SAARC region emerges as top importer of used clothes, Articles Pakistan second largest importer of worn clothes in the World Tax cut on second-hand clothes demanded to help poor in biting winter


(12 October 2015)                                                                                                      

Pakistan Businessmen and Intellectuals Forum (PBIF) All Karachi Industrial Alliance (AKIA) on Monday said SAARC region has become world’s top importer of used clothes and articles.

India is the largest importer of such clothes while Pakistan and Russia have clinched second position worldwide, it said.

Out of global trade of 4179 million dollars worn clothes, New Delhi holds 4.3 percent share equal to 182 million dollars while Pakistan and Russia have 3.9 percent share, said PBIF President and former provincial minister Mian Zahid Hussain.

He said that US, UK and Germany are leading exporters of the used clothes facing market expansion due to increasing poverty in various parts of the world including Sub-Continent and Africa.

He said that used clothes are catering for the needs of poor and middle-income groups in Pakistan while better quality clothes are re-exported after slight stitching while India has a dominating position by using woollen clothes to make blankets for exports.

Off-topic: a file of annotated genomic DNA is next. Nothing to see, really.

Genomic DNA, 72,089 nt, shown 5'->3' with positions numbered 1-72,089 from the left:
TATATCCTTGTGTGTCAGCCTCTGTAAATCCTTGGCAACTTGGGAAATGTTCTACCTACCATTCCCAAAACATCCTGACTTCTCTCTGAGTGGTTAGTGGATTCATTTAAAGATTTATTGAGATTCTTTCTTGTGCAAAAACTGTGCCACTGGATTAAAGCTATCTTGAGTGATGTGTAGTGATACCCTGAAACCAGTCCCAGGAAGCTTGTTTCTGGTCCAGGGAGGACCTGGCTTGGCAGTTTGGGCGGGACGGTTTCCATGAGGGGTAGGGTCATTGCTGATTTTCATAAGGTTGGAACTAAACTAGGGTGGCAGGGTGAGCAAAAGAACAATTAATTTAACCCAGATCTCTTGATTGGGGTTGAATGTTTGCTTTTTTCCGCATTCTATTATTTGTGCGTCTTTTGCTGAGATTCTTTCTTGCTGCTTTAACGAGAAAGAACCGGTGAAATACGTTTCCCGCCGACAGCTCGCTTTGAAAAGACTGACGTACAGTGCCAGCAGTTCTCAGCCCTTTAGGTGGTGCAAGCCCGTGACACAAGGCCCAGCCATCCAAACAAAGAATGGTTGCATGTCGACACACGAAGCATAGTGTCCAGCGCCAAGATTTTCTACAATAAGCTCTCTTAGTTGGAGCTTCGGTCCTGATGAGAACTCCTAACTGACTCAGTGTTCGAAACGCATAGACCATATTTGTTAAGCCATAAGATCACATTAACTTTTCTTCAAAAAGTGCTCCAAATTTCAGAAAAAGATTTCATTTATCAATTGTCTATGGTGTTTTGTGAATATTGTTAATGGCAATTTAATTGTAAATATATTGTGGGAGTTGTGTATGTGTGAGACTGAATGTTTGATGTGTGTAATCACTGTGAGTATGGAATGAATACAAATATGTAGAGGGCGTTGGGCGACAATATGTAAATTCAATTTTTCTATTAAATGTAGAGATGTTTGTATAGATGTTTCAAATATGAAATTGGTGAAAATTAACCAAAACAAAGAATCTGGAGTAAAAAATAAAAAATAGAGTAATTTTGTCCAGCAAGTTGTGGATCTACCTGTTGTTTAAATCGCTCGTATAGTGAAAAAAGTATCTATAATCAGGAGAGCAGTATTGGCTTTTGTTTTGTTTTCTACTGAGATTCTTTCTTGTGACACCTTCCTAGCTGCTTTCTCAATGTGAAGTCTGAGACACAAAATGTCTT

Mian Zahid Hussain said that eroding buying power in Pakistan has increased demand for second-hand clothes which is evident from interest of people in Lunda Bazaars.

Pakistan imported 353831 tonnes of used clothes in 2010-11, 403059 tonnes in 2011-12, 198720 tonnes in 2012-13, 219976 tonnes in 2013-14 and 466436 tonnes in 2014-15.

However, increased taxes, erosion in value of rupee and recently slapped 33 to 126 per cent increase in import trade price by the Customs has delivered a blow to this segment.

The decision has increased burden on importers by 120,000 to 150,000 per container which is being transferred to consumers.

Government should not view business of old clothes as a tool to increase revenue but an instrument to provide relief to masses as metrological department has predicted a chilling weather resulting in death in Pakistan due to climate change.

Taxes should be abolished on this sector or reduced to help masses combat poverty and winter, especially in cold areas like Gilgit Baltistan.

12 Oct 2015 Eng

12 Oct urdu

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